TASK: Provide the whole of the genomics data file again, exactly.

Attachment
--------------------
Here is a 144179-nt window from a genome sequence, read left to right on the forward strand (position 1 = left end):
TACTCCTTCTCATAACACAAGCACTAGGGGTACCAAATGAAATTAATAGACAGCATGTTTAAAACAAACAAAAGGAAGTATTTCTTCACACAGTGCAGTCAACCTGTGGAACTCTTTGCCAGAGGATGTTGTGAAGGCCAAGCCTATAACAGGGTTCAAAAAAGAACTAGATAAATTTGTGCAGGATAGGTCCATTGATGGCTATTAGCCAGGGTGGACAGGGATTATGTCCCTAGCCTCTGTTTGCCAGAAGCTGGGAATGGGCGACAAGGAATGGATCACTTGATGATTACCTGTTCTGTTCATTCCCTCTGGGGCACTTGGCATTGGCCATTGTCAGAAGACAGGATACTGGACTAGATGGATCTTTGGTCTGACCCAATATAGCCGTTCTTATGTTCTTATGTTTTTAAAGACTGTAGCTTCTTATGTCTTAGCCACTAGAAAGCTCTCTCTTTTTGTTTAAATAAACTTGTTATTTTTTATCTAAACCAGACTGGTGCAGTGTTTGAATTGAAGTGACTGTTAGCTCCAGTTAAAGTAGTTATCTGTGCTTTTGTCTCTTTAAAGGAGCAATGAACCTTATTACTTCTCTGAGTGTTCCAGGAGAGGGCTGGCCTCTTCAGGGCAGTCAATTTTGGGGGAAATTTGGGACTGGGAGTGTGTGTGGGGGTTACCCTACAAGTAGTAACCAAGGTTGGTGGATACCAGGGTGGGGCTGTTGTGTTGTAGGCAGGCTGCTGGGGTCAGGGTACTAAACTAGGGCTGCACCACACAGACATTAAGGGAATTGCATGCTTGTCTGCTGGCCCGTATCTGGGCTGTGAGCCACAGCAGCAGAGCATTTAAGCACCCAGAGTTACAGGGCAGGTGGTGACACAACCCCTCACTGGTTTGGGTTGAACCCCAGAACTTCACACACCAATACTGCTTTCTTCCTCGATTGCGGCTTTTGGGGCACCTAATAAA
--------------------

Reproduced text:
Here is a 144179-nt window from a genome sequence, read left to right on the forward strand (position 1 = left end):
TACTCCTTCTCATAACACAAGCACTAGGGGTACCAAATGAAATTAATAGACAGCATGTTTAAAACAAACAAAAGGAAGTATTTCTTCACACAGTGCAGTCAACCTGTGGAACTCTTTGCCAGAGGATGTTGTGAAGGCCAAGCCTATAACAGGGTTCAAAAAAGAACTAGATAAATTTGTGCAGGATAGGTCCATTGATGGCTATTAGCCAGGGTGGACAGGGATTATGTCCCTAGCCTCTGTTTGCCAGAAGCTGGGAATGGGCGACAAGGAATGGATCACTTGATGATTACCTGTTCTGTTCATTCCCTCTGGGGCACTTGGCATTGGCCATTGTCAGAAGACAGGATACTGGACTAGATGGATCTTTGGTCTGACCCAATATAGCCGTTCTTATGTTCTTATGTTTTTAAAGACTGTAGCTTCTTATGTCTTAGCCACTAGAAAGCTCTCTCTTTTTGTTTAAATAAACTTGTTATTTTTTATCTAAACCAGACTGGTGCAGTGTTTGAATTGAAGTGACTGTTAGCTCCAGTTAAAGTAGTTATCTGTGCTTTTGTCTCTTTAAAGGAGCAATGAACCTTATTACTTCTCTGAGTGTTCCAGGAGAGGGCTGGCCTCTTCAGGGCAGTCAATTTTGGGGGAAATTTGGGACTGGGAGTGTGTGTGGGGGTTACCCTACAAGTAGTAACCAAGGTTGGTGGATACCAGGGTGGGGCTGTTGTGTTGTAGGCAGGCTGCTGGGGTCAGGGTACTAAACTAGGGCTGCACCACACAGACATTAAGGGAATTGCATGCTTGTCTGCTGGCCCGTATCTGGGCTGTGAGCCACAGCAGCAGAGCATTTAAGCACCCAGAGTTACAGGGCAGGTGGTGACACAACCCCTCACTGGTTTGGGTTGAACCCCAGAACTTCACACACCAATACTGCTTTCTTCCTCGATTGCGGCTTTTGGGGCACCTAATAAA